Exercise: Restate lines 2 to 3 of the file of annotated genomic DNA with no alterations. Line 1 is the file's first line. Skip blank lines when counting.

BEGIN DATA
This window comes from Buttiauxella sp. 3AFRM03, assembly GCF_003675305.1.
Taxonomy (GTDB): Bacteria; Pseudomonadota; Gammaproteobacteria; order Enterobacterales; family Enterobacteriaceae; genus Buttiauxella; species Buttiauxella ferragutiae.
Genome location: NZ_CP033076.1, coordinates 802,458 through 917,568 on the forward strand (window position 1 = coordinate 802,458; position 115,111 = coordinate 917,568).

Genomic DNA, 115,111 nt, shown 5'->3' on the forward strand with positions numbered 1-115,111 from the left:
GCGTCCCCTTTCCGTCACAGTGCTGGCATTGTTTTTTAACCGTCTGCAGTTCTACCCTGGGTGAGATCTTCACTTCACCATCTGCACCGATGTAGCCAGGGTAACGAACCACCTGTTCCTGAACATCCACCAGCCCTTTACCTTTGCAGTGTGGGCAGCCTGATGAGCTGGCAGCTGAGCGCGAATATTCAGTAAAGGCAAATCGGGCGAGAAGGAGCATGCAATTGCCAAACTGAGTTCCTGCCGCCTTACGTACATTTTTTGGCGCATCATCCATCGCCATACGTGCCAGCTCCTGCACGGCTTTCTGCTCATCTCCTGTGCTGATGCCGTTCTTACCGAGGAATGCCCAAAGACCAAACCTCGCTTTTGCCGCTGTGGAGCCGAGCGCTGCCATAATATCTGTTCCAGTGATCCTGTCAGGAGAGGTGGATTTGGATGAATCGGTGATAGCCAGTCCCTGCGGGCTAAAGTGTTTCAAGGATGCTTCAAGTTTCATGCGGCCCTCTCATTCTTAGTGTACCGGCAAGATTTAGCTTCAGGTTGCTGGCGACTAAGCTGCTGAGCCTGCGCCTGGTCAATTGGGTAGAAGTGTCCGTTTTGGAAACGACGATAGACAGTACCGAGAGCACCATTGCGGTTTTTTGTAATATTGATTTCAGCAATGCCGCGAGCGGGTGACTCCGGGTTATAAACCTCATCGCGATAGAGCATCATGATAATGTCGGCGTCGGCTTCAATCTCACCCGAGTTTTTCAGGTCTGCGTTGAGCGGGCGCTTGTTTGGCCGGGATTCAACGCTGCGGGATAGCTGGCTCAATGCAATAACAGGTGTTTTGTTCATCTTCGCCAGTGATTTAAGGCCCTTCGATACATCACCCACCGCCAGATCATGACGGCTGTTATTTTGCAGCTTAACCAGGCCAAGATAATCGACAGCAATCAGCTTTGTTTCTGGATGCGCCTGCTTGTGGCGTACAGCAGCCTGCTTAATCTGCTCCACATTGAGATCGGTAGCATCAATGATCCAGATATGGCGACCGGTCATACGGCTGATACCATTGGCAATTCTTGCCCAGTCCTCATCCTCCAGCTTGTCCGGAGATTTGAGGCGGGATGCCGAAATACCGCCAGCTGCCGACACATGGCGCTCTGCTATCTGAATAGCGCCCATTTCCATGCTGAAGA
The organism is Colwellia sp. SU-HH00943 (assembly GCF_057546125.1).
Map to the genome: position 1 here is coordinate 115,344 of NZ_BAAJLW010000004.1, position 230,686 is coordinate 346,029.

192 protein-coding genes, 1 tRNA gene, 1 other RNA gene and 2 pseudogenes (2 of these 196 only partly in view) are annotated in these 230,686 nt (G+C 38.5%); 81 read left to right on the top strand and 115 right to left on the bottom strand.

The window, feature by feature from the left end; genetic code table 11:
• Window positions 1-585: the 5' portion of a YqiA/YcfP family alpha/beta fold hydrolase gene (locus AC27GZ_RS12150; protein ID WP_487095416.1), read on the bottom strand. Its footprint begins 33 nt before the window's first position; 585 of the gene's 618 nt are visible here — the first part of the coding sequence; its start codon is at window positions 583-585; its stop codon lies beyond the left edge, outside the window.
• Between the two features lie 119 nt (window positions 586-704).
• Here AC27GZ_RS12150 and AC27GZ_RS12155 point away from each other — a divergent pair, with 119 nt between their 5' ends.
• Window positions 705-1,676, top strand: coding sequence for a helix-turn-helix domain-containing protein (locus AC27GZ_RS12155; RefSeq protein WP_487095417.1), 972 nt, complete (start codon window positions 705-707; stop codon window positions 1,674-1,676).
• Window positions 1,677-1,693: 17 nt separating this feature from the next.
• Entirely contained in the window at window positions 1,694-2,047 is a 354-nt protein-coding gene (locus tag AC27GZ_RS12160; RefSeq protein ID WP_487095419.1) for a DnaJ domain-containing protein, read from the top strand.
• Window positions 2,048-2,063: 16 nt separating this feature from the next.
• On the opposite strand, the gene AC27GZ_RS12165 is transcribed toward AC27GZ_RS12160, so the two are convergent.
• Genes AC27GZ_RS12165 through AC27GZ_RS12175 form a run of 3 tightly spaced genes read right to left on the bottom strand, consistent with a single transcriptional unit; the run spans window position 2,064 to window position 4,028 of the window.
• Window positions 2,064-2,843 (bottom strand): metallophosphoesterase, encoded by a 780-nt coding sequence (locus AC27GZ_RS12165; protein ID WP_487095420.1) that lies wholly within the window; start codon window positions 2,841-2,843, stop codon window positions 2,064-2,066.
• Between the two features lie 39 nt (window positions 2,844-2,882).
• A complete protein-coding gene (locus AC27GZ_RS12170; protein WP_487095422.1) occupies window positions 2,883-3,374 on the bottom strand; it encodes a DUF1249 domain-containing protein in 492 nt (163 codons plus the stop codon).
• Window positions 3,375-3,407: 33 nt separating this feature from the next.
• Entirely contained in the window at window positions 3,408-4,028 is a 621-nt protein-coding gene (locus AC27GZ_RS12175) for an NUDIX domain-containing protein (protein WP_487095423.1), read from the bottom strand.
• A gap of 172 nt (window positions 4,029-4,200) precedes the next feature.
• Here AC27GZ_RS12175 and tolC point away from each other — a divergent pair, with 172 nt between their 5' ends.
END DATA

Taxonomy (GTDB): Bacteria; Pseudomonadota; Gammaproteobacteria; order Enterobacterales; family Enterobacteriaceae; genus Buttiauxella; species Buttiauxella ferragutiae.
Genome location: NZ_CP033076.1, coordinates 802,458 through 917,568 on the forward strand (window position 1 = coordinate 802,458; position 115,111 = coordinate 917,568).